An Analysis of the Covid-19 Response: Weighing up the Threat From the Virus, and the Threat From the Reaction
Sunday March 22, 2020
Would you consider the shutting down of an entire national economy for a disease such as the Black Death, which between 1347-1351 killed an estimated 60 percent of the population in the areas where it spread, to be a proportionate response? What about for a virus which carries — at the very most (see below) — a mortality rate of 1.4 percent for those who contract it?
Such decisions should be weighed in the balances. In the left-hand side, there is the number of people who could die from the illness, the burden this will place on the health care system and other vital services, and the consequent misery and devastation this will cause to individuals, to families, to businesses, and to society at large. In the right-hand side, there is the possibility of economic collapse, with the mass job losses, destruction of businesses, and extreme poverty this would bring for many.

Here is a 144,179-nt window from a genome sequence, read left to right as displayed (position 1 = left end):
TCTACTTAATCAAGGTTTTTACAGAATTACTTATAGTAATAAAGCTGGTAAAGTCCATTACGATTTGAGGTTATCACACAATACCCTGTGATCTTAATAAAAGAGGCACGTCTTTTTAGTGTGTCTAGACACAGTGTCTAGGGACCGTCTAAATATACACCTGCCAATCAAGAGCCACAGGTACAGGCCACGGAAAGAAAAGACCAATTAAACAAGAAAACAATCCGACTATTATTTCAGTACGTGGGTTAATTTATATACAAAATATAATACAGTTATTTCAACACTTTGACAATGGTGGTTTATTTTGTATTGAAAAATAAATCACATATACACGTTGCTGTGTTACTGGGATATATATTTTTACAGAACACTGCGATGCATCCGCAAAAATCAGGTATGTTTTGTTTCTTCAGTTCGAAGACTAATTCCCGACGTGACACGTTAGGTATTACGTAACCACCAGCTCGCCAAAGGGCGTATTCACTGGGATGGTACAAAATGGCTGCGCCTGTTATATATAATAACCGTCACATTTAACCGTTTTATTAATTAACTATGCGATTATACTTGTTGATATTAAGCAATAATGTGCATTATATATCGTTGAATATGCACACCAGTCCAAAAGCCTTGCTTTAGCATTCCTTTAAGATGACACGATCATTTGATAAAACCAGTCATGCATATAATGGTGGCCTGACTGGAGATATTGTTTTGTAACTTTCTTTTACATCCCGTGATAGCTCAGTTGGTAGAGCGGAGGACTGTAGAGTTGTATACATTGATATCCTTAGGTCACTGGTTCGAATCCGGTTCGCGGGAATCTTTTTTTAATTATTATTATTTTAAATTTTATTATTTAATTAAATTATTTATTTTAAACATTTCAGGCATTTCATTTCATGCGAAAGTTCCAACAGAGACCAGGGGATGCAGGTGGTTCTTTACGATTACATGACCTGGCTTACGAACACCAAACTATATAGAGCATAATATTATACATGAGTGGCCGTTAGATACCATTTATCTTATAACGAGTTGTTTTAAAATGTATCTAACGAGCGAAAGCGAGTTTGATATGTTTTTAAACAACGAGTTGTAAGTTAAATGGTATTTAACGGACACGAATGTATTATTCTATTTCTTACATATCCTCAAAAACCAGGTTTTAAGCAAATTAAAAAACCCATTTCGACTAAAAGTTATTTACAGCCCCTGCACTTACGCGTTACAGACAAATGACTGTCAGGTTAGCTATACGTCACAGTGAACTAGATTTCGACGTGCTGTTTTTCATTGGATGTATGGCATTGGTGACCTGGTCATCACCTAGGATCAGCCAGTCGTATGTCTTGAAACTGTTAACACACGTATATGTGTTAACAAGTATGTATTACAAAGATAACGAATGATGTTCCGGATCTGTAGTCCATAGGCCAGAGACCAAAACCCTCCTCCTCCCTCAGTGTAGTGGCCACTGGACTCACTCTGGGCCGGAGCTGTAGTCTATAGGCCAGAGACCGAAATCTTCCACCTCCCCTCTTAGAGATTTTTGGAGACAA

For something like the Black Death, it is something of a no-brainer. If you don’t shut down everything very quickly, not only will people start dropping dead like flies, but the economy you are attempting to save will soon have nobody to work in it. If you were foolish enough to try to keep your economy running during such a situation, you’d end up with the worst of both worlds: almost no people and almost no economy.